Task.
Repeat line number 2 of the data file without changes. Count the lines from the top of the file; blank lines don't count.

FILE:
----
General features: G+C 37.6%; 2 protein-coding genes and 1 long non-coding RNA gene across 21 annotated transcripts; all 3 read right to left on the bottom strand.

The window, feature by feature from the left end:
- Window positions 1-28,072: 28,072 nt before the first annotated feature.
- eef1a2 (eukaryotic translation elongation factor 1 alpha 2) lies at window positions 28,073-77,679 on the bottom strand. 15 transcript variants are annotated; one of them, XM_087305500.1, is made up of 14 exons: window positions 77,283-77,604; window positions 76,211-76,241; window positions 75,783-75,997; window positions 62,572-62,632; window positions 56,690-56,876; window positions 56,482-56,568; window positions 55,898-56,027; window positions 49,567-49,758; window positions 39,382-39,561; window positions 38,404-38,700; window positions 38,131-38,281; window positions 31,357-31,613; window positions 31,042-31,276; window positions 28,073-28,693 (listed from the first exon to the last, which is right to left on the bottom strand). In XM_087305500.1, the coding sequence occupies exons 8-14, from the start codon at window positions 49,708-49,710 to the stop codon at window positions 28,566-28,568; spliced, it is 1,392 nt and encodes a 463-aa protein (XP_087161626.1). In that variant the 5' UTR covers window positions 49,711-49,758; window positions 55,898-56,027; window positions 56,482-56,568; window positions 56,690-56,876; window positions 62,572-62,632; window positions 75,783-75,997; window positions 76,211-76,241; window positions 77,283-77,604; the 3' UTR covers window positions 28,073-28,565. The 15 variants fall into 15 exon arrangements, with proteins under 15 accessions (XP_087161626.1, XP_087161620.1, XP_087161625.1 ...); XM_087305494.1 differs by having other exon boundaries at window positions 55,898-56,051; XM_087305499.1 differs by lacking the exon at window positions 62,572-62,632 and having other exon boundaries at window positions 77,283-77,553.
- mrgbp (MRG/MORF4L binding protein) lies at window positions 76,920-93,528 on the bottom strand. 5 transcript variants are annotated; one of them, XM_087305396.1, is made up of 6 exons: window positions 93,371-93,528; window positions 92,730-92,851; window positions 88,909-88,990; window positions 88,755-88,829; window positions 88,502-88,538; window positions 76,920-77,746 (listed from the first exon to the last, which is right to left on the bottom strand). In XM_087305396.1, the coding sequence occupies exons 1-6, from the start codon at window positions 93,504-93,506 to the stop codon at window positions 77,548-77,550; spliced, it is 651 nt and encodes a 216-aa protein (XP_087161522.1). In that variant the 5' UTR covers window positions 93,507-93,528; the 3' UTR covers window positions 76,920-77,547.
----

The window, feature by feature from the left end: